Mary's Cancer Blog

Gillain-Barre syndrome following chemoradiation

Hi dear friends,  I had the misfortune of getting Guillain-Barre syndrome (GBS) in August, an auto-immune disease that was triggered by a virus infection.  I had numbness and tingling in my hands and feet, spreading up my legs. I became paralysed from the waist down and had six weeks in hospital, including one night in intensive care at the peak of the risk (when lungs can become paralysed). I've done intensive physio and been lucky to recover quite quickly by GBS standards. I can walk again now and also climb the stairs, albeit with difficulty. I missed having my hip replacement surgery as I was in hospital. I'm hoping to get it rescheduled for early in the new year. So, I've still got debilitating hip pain.  Sadly, I still have numbness and tingling in my bottom and perineum through to my public bone. It seems likely that the damage to my nerves has been greater in the area where I had radiation treatment four years ago. I'm hoping it will improve with time but for now normal sensation is abscent upsetting bladder and bowel control and dashing sexual feelings and response yet further. (It's quite sensitive and uncomfortable to be touched. My husband hugs me and pats or squeezes me on the bum and it sets off a rush of pins and needles.) One benefit is that the drug I am on for the nerve pain, Pregabalin, improves my mood and stops low mood dips. So every cloud has a silver lining. Plus, dozens of friends all rallied round to visit me in hospital, send cards, feed me, massage my feet, etc etc when I was sick. It is a true blessing to have this love and comfort. My son flew over from Australia, too, just two months after we'd been there, despite having two young children. The sense of being loved trumps physical infirmity and limitations.

 

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I am so sorry you're having to go through this. It is always good to know we have people who love us. Sending hugs, love, and prayers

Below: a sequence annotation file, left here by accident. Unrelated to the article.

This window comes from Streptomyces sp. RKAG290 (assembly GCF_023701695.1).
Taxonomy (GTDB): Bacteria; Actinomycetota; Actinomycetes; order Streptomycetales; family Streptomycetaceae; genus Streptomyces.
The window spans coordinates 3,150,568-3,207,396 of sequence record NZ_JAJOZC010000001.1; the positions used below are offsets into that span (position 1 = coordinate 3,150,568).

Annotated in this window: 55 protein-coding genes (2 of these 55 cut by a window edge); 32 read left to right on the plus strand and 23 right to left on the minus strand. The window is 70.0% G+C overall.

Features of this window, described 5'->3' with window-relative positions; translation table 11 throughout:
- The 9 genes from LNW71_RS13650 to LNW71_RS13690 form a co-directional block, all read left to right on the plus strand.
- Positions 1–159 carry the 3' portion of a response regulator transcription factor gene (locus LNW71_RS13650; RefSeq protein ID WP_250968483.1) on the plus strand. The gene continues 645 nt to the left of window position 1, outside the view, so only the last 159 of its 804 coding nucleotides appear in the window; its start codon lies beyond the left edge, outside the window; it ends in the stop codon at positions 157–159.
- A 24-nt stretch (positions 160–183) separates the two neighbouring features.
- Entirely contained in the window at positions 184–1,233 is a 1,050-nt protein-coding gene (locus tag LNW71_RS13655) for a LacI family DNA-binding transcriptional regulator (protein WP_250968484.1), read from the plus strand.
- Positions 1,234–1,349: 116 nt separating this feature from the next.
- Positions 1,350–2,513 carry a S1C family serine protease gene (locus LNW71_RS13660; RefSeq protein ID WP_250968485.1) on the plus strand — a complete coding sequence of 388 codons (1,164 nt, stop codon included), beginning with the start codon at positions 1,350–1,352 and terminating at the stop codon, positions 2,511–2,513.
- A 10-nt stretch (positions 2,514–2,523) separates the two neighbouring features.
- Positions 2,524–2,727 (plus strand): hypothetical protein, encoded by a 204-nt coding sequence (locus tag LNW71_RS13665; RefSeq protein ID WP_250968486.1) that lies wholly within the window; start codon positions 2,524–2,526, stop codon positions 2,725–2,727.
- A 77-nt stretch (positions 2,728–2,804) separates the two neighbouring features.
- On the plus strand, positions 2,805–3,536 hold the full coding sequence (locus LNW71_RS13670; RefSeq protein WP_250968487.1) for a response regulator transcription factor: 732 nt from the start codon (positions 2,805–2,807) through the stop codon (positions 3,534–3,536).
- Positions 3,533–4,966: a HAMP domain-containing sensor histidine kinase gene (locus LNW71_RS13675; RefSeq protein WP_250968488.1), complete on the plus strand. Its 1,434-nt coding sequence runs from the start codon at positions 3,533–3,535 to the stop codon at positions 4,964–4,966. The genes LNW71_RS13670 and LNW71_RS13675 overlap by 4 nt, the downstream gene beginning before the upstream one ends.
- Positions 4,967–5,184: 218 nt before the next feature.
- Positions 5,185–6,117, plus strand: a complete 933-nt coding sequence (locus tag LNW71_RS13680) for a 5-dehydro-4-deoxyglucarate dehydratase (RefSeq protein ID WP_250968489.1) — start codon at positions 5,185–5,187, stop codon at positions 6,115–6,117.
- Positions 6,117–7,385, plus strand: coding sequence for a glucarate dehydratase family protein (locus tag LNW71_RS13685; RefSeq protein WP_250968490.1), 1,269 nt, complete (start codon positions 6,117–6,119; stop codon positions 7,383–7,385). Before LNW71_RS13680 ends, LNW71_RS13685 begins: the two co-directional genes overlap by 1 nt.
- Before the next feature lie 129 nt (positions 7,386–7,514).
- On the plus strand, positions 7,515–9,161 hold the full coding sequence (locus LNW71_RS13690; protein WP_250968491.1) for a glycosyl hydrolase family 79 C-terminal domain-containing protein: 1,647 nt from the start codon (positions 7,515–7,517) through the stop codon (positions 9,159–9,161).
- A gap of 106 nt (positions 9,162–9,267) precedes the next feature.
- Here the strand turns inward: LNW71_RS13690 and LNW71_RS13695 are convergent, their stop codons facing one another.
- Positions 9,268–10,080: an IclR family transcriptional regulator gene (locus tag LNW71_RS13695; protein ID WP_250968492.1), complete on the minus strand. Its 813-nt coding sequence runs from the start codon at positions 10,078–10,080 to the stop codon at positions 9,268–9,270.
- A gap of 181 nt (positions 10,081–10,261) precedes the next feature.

Mary likes this comment
Wow, so sorry to hear this! I’m glad your family and friends rallied around you - always a silver lining. I hope you can enjoy the holidays with some degree of comfort!
Thank you, Julie. This gang of friends means a huge deal to me, too. Those who know about all the pelvic trials and tribulations. x
I’m so sorry you’ve gone through all of this!!!! Thank you for sharing and bringing awareness. Much happiness and love to you this holiday season! ❤️
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Prayers for continued improvement 🙏 It is a blessing to have your family’s support. Anal cancer has so many more side effects from treatment. So sorry to hear of your struggles.
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I hope you continue to improve! The love of friends and family is the best medicine!
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I’m sorry to hear about all the pain and life changing illness. But I’m so glad to hear your feeling so loved!!!! 💙🥰
Mary likes this comment
You've been through a lot! I hope it eases up soon.

All you've been through, is a lot, so I hope you take your time to really heal.

Big hugs, E
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Hi Mary..thank you for sharing your story. I believe the chemo/radiation we underwent has more longterm effects than anyone else will ever realize. I'm sorry for your suffering but happy for u to be so loved. You must be a loving person yourself. Praying for your continued recovery.
Mary likes this comment
So sorry to hear about your issues. I hope you are headed in a new direction, leading you to recovery and good health.
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Thank you everyone for your lovely messages and comments. It means so much. Wishing everyone a happy Christmas. x